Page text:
After a disappointing fourth-place finish in the Calgary-Greenway byelection, the NDP says it's heard the message from voters loud and clear.
"People are very worried about the economy, and that's the message we heard from this byelection," said Premier Rachel Notley.
"We know that, and we're going to continue to work as hard as we can to support all Albertans as we navigate through these difficult times."
NDP candidate Roop Rai captured roughly one-fifth of the popular vote, roughly eight per cent behind PC winner Prab Gill.
Here is the unofficial count for the top four candidates:
- PC - Prab Gill: 2,292 (28%)
- Wildrose - Devinder Toor: 1,957 (24%)
- Liberal - Khalil Karbani: 1,870 (23%)
- NDP - Roop Rai: 1,667 (20%)
Loss not crucial, says pollster
According to independent pollster Janet Brown, sitting governments typically do not fare well in byelections, especially in a downturn.
"Voters like to take the opportunity to send government a message under any circumstances," she said.
But despite the fact the NDP were not favoured to win, coming in fourth was a "real blow," Brown said.
"It really shows that this government has a credibility problem when it comes to dealing with our tough economic situation."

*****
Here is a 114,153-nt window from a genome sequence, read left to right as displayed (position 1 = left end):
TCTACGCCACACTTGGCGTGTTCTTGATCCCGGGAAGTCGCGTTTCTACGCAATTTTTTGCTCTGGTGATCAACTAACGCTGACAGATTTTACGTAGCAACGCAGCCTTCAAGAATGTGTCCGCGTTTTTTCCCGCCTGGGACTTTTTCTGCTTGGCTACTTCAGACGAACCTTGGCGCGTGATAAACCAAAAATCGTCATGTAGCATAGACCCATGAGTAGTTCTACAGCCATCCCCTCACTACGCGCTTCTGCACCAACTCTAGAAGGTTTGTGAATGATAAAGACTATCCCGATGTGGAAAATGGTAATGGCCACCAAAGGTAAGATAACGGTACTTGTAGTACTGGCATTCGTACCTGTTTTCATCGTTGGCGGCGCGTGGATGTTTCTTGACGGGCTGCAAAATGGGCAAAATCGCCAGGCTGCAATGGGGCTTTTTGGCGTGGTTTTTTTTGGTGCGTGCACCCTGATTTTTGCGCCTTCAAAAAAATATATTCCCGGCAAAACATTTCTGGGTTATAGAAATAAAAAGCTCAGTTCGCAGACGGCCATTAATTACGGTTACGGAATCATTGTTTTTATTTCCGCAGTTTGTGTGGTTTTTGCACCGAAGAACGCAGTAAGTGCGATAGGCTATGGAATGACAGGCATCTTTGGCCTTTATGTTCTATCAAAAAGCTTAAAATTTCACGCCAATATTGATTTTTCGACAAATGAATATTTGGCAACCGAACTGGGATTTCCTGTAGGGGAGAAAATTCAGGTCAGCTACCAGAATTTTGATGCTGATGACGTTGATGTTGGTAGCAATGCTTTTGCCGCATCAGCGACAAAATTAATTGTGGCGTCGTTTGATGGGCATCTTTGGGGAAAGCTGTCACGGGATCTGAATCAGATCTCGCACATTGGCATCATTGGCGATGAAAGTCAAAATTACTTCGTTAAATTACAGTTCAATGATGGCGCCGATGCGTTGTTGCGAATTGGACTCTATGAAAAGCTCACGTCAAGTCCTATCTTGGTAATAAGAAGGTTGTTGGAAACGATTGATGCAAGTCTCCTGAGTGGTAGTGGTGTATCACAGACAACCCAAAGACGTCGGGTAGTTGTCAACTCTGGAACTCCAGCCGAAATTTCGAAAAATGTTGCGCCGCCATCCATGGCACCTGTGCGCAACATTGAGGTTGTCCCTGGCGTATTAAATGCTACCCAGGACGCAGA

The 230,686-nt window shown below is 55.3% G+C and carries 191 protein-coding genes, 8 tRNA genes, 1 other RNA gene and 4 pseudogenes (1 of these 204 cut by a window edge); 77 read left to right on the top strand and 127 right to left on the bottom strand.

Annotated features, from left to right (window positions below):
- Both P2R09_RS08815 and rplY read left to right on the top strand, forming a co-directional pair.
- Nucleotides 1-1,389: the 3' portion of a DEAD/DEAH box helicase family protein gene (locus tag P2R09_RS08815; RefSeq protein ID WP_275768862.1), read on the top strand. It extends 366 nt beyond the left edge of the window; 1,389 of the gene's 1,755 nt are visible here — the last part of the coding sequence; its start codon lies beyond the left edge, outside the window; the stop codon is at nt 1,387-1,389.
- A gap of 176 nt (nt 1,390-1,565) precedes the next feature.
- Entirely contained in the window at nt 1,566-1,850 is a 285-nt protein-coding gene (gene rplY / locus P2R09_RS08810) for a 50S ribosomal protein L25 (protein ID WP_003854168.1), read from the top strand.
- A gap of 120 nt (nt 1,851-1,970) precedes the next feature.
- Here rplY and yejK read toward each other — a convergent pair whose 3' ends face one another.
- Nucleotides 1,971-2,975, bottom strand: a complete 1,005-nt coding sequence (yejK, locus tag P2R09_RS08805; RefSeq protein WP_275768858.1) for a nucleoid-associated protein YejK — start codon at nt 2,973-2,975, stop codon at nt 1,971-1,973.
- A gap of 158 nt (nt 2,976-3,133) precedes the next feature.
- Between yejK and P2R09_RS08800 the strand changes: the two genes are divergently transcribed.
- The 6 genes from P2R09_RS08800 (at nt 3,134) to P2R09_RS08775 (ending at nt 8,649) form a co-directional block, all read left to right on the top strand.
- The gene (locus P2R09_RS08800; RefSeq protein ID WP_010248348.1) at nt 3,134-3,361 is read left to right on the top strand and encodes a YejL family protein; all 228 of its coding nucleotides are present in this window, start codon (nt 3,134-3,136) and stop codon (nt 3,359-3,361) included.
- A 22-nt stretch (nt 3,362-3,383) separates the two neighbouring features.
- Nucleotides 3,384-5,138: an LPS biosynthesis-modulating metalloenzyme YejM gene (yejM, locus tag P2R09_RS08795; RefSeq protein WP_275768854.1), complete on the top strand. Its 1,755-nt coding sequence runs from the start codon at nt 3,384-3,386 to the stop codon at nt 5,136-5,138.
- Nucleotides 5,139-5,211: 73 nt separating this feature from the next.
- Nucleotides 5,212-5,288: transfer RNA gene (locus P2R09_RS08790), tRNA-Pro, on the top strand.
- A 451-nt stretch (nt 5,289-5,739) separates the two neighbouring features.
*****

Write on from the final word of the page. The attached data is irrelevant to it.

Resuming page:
Brown does not consider this a crucial loss for the NDP, who still have three years until the next provincial election.
Political strategist Stephen Carter called the fourth-place finish an "embarrassment."
"At the end of the day, the NDP were the big losers," he said.
"It wasn't just about jobs and the economy. It was about a connection to Calgary, and the NDP don't have it."
A mixed win for the PCs, says strategist
Political strategist Corey Hogan said it's difficult to make broad statements about political attitudes in a race where just 625 votes separated first- and fourth-place finishers.
"Last provincial election, 69 ridings had a bigger gap between first and second than we saw between first and fourth last night," Hogan said.
But Hogan did say that the PCs "did very poorly" relative to their 2015 general election performance.
"This was a riding that they won by 15 points last time. They only won it by a couple this time. That's a problem," Hogan said.
"If they're only winning Greenway by two points, they're losing everything else."
'Tremendous progress' for the Wildrose
The Wildrose Party said the tight race was evidence of the party's "tremendous progress" in the riding, as compared to one year ago when Toor placed third with 21 per cent of the popular vote.
"In a riding we lost by thousands just last May, we closed the gap to hundreds last night," the release said.
Mount Royal University political scientist Duane Bratt said the close results could short circuit any talk of uniting the PC's and the Wildrose.
"I think if the NDP had won it, that would have moved the two parties together," he said.
"But now I think you have two separate parties, one that's overtly conservative and one that's got a conservative wing and a progressive wing. And I think they're going to keep fighting it out."